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Commentary on Emblem 192This bizarre poem on love and marriage comes directly from, and is explained by, a passage in a homily by St Basil (Hexaemeron 7.5-6):
"Husbands, love your wives," even though external to each other, you came together into the union of marriage. May the bond of nature, may the yoke imposed by the blessing make as one those who were divided. A viper, the cruelest of reptiles, comes for marriage with the sea lamprey and, having announced its presence by hissing, summons it forth from the depths for the nuptial embrace. And the lamprey hearkens and is united with the venemous animal. What do my words mean? That, even if the husband is rough, even if he is fierce in his manners, the wife must endure and for no cause whatsoever permit herself to break the union. Is he a brawler? Nevertheless, he is your husband. Is he a drunkard? Nevertheless, he is united to you by nature. Is he savage and ill-tempered? Nevertheless, he is your member and the most honoured of your members.This emblem first appeared in the unauthorized edition of 1531. We give the illustration which first appeared on sig A5v. In the first authorized edition of 1534 the illustration appeared on page 14.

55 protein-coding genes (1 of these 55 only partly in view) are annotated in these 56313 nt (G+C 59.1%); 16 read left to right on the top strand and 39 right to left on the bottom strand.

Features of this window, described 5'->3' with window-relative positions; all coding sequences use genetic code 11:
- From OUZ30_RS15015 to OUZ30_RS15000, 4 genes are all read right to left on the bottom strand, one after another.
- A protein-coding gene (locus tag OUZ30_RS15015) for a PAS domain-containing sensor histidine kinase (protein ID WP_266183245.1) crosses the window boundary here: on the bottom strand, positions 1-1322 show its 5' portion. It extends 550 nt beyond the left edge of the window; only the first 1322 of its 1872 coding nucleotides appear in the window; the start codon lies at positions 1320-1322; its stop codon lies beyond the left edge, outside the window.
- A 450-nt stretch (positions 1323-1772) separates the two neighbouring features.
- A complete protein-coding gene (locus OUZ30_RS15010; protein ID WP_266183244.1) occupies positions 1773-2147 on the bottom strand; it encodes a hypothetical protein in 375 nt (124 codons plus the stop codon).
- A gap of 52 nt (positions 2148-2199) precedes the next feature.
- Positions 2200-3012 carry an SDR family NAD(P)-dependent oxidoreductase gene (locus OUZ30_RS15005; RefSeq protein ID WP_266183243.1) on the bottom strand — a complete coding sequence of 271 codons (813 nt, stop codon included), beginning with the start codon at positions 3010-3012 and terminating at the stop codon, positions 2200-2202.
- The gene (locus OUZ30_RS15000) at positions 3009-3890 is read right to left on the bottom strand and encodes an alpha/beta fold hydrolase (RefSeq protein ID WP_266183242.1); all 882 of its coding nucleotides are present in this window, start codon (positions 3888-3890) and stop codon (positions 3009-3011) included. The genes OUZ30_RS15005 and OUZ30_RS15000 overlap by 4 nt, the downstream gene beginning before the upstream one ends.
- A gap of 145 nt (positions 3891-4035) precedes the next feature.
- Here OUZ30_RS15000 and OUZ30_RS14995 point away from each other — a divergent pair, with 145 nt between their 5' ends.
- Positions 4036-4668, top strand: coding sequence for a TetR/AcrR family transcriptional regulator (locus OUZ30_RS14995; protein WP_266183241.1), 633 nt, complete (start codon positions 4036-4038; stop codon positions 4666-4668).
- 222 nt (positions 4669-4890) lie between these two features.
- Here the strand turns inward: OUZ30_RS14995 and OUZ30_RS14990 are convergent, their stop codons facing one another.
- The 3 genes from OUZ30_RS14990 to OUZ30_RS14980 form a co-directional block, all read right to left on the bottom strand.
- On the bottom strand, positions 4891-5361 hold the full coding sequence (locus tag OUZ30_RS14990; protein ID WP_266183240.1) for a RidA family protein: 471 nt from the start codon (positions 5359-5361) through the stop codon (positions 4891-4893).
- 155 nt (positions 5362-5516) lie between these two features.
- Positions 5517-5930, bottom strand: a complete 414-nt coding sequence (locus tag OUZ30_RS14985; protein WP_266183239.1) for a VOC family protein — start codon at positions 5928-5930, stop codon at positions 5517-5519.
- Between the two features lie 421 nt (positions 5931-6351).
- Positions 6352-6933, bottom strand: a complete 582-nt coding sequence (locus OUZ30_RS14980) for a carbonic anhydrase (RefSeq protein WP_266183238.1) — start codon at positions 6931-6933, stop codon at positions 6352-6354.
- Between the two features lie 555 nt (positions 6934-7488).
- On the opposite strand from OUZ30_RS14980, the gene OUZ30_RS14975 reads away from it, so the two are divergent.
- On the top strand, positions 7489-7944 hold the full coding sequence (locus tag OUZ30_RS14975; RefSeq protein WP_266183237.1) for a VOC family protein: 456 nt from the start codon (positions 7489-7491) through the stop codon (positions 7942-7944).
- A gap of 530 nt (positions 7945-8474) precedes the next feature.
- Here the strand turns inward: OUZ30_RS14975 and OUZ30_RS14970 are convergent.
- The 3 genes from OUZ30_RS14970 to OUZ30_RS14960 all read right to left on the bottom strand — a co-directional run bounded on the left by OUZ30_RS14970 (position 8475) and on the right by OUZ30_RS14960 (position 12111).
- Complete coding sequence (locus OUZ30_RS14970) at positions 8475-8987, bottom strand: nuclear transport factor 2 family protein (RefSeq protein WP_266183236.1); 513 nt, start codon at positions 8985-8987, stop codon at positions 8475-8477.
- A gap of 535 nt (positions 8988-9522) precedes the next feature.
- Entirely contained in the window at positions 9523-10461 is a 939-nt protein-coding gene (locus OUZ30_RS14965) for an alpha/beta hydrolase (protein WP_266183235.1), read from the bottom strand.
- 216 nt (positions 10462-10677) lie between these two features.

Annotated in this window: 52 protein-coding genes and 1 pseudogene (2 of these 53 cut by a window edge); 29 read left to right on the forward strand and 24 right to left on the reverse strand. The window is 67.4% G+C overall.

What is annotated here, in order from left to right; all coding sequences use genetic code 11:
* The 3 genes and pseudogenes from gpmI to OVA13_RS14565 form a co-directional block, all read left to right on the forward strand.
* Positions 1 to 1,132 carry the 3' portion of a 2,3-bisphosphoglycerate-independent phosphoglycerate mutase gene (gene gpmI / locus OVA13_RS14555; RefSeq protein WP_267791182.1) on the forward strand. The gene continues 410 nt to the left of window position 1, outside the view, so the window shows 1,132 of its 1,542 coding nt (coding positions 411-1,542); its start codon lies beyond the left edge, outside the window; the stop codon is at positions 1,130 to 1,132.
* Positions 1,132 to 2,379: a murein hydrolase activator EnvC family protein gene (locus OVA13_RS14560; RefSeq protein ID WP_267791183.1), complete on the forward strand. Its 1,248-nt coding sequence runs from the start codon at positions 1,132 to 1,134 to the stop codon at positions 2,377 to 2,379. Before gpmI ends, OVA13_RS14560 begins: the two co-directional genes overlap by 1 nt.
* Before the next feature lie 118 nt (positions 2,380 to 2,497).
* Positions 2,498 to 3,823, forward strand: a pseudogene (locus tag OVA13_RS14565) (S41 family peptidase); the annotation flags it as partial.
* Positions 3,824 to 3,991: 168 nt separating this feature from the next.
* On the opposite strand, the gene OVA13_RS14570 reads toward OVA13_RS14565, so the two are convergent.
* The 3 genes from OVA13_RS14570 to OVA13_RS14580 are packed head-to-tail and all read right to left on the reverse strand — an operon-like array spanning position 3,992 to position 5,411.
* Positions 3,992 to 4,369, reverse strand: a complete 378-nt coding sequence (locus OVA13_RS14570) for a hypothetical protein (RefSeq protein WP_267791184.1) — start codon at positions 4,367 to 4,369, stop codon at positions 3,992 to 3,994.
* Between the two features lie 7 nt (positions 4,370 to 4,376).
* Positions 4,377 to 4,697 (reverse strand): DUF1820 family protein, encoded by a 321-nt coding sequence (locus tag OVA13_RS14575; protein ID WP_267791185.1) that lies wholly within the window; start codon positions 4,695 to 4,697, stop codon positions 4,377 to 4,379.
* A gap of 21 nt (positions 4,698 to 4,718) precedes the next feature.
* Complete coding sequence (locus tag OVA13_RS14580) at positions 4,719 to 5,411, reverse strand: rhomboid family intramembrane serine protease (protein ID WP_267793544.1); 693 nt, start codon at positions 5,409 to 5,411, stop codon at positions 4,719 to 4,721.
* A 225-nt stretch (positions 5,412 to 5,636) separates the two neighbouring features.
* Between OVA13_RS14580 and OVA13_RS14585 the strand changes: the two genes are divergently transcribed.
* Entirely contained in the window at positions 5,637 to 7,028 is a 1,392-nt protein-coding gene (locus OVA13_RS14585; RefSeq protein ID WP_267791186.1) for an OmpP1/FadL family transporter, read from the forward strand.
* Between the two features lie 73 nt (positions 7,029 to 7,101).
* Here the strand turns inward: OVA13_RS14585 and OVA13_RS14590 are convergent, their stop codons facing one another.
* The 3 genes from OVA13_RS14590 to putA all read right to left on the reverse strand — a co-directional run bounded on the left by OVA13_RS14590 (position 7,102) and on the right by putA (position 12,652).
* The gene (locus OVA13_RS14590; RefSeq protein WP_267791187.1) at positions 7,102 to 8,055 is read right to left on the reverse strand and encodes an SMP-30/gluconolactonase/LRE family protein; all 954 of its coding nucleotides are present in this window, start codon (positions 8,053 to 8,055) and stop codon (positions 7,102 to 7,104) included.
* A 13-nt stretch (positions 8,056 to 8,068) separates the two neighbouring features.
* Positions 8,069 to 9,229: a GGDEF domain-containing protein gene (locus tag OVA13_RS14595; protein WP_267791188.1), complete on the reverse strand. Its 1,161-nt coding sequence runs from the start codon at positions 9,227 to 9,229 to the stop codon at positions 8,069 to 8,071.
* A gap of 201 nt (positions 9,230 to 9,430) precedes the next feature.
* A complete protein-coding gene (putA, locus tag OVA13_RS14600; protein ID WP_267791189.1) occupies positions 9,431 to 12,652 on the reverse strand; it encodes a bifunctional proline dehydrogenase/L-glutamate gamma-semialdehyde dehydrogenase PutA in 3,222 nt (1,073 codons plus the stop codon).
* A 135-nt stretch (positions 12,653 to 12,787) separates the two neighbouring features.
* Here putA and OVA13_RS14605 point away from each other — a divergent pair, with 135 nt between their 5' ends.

There is a French translation of this emblem by Lefevre, conventionally numbered 10 in the unpaged edition of Paris: Wechel, 1536 at the Glasgow University emblem site. You may compare the Latin and French in frames.
Last modified 3 February 1998